Dec. 8, 2015 – Cory Herrmann accidentally dropped a switchblade while showing it to a friend in his own home, piercing his femoral artery. Recently, a state appeals court reversed his conviction for possessing a switchblade, citing his right to bear arms.
Possessing a switchblade is prohibited under Wis. Stat. section 941.24(1), which makes it a misdemeanor to possess any knife “having a blade which opens by pressing a button, spring or other device in the handle or by gravity or by a thrust or movement.”
Herrmann’s friend called 911 to address the injury. Police responded to the call, learned what transpired, and charged Herrmann with a violation of the anti-switchblade statute.
After making a recovery, Herrmann challenged the charge by arguing that the anti-switchblade law violated his constitutional right to bear arms. Even if the statute is facially constitutional, Herrmann argued, it was unconstitutional as-applied to him.
The Outagamie County Circuit Court rejected Herrmann’s motion to dismiss. After a bench trial, the court found him guilty and imposed a $100 fine, plus costs. The court said a statutory ban on switchblade knives did not impede Hermann’s right to protect himself at home, since Herrmann could have kept a weapon that wasn’t banned.
In State v. Herrmann, 2015AP53-CR (Nov. 24, 2015), a three-judge panel for the District III Appeals Court reversed in part. The panel did not rule that section 941.24(1) is facially unconstitutional, but ruled that it was unconstitutional as-applied to Herrmann.
The panel noted that Wisconsin courts have interpreted the right to bear arms under the U.S. and Wisconsin constitutions as providing identical protection.
The Wisconsin Constitution (Art. I, section 25) specifically grants the right to bear arms “for security, defense, hunting, recreation or any other lawful purpose.” In addition, the U.S. Supreme Court has ruled that people may keep and bear arms for self-defense.
When someone challenges laws that restrict the right to bear arms, courts examine whether a state has a constitutionally sufficient reason for imposing the restriction.
Herrmann argued that strict scrutiny applies – the government must show the restriction is necessary to achieve a compelling governmental interest by the least restrictive means. The state argued that intermediate scrutiny applies – the government must show the law is substantially related to an important government objective.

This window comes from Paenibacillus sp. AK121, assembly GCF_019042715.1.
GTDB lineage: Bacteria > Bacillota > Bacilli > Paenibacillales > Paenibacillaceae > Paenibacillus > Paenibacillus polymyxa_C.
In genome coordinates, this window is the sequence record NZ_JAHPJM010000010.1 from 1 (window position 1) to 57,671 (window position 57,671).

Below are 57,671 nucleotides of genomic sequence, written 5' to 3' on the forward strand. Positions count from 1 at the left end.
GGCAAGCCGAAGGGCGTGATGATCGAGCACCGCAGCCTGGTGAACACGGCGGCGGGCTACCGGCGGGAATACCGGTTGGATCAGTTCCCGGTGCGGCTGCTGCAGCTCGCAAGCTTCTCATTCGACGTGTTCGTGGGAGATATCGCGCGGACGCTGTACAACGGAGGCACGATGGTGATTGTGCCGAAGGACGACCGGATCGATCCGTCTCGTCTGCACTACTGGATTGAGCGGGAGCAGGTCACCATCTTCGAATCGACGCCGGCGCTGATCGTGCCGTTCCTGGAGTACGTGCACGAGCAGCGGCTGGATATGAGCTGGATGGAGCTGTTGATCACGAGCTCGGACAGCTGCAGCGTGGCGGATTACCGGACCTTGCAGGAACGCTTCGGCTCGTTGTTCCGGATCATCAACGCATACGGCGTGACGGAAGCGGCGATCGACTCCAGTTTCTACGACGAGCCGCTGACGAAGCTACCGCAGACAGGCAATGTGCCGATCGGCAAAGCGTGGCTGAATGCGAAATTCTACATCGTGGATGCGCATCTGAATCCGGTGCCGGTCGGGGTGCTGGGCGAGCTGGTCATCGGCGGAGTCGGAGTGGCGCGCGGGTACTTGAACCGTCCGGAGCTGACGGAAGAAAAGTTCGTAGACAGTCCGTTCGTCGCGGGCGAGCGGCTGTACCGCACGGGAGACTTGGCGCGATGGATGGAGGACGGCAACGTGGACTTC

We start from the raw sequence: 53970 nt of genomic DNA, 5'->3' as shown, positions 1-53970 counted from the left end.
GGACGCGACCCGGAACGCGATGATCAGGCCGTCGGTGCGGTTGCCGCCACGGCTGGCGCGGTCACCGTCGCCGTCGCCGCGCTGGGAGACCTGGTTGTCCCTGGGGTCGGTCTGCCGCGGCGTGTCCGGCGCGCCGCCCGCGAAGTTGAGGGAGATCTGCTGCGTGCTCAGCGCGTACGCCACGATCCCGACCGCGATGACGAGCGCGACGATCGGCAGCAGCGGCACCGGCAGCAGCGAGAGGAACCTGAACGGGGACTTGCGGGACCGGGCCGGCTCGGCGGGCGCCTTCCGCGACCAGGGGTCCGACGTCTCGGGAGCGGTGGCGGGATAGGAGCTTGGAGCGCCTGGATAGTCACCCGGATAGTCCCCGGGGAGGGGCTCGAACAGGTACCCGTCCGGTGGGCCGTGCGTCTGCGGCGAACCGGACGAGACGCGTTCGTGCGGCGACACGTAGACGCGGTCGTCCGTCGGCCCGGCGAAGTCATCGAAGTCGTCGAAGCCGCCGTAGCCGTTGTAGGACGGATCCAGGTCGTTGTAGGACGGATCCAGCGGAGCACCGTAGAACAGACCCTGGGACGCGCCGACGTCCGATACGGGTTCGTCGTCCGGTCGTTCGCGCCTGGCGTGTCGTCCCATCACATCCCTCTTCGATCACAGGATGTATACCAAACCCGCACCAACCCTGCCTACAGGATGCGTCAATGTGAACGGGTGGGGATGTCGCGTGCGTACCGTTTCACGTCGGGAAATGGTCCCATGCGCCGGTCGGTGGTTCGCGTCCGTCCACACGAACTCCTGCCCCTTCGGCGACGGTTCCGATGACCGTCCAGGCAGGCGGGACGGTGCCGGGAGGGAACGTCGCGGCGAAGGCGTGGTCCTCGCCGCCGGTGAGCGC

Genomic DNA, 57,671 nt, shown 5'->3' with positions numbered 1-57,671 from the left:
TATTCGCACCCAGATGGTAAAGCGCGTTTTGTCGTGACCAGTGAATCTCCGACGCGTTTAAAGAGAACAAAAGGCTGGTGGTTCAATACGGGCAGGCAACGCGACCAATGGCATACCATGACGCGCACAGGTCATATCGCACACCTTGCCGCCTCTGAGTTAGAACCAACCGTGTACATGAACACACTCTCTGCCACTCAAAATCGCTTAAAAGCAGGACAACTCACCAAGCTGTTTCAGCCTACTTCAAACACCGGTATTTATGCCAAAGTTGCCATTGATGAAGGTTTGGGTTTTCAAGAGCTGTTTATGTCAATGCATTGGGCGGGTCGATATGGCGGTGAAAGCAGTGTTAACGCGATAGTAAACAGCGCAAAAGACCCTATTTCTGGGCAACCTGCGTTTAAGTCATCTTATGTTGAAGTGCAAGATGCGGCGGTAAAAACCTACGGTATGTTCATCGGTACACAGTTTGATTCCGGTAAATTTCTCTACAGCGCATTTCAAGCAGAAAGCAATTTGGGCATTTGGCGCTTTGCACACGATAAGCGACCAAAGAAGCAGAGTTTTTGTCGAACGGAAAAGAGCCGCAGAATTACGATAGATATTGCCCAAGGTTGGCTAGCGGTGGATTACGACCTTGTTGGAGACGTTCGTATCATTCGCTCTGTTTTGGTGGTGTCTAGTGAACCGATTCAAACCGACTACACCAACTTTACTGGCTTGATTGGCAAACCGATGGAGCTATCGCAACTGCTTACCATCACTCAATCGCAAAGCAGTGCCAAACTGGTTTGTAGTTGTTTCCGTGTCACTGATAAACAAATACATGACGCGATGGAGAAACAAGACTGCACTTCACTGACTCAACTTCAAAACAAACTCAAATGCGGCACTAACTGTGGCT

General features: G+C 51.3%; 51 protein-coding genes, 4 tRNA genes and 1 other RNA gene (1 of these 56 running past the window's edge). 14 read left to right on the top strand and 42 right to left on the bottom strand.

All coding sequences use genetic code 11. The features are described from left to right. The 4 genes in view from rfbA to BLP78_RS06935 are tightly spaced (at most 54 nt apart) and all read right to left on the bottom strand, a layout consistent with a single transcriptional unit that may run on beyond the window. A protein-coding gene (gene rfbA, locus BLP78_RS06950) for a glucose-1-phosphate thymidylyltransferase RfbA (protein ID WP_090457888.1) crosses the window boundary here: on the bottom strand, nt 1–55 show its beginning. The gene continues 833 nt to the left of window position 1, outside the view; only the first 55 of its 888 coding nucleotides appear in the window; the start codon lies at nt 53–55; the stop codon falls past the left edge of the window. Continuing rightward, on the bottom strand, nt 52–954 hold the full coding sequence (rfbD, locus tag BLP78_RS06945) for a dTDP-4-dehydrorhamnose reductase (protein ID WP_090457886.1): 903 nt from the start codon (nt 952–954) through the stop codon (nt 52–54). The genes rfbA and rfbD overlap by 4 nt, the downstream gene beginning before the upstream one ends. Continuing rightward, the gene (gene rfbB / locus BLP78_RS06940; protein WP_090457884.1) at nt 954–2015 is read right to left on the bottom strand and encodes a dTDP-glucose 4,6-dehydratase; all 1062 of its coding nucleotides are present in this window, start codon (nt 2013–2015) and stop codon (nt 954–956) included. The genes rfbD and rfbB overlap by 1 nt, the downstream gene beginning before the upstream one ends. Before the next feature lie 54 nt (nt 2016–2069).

Joe Forward, Saint Louis Univ. School of Law 2010, is a legal writer for the State Bar of Wisconsin, Madison. He can be reached by email or by phone at (608) 250-6161.
The panel did not decide what level of scrutiny should apply, concluding that Herrmann wins even when applying the more deferential standard of intermediate scrutiny.
“The state argues that Wis. Stat. § 941.24(1) serves an important governmental interest – namely, protecting the public from the danger of potentially lethal surprise attacks posed by individuals using switchblade knives,” wrote Judge Lisa Stark.
“However, the State cites no evidence to establish that this danger actually exists to any significant degree. Thus, on the record before us, we are not convinced that § 941.24(1) serves an important governmental objective,” Judge Stark explained.
Additionally, the panel ruled that the anti-switchblade statute was not substantially related to the government’s stated objective of protecting the public from surprise attacks, as applied to Herrmann, because Herrmann possessed it in his own home.
“The threat to the public of a surprise attack by a person possessing a switchblade in his or her own residence for the purpose of self-defense is negligible,” Stark wrote.
“Consequently, while banning possession of switchblades in other settings might be substantially related to the State’s cited objective of protecting the public from surprise attacks, prohibiting individuals from possessing switchblades in their own homes for their own protection is not.”
The panel said a total ban on switchblades burdened Herrmann’s right to bear arms for the purpose of self-defense under District of Columbia v. Heller, 554 U.S. 570 (2008), where the U.S. Supreme Court struck down a law banning handgun possession.
“Like the law at issue in Heller, Wis. Stat. § 941.24(1) imposes an absolute prohibition on an entire class of arms protected by the Second Amendment, even when kept or carried in the home for self-defense,” Judge Stark wrote. “And, as Herrmann argues convincingly, handguns pose a greater threat to public safety than [switchblades].”
The panel cited 2013 FBI data showing that about 69 percent of all murders reported to the FBI involved firearms, and 47 percent involved handguns. Knives, on the other hand, were used in just 12 percent of murders that year.
The panel also noted that firearm injuries are much more likely to cause death than knife injuries. If banning handguns in the home for self-defense is unconstitutional, the panel noted, banning a less dangerous weapon for that purpose is also unconstitutional.
Rejecting the circuit court’s stance that Herrmann could have chosen a different weapon to protect himself in his own home, the panel noted that homeowners may have their reasons for possessing a switchblade. For instance, they may not want to have a gun in the house.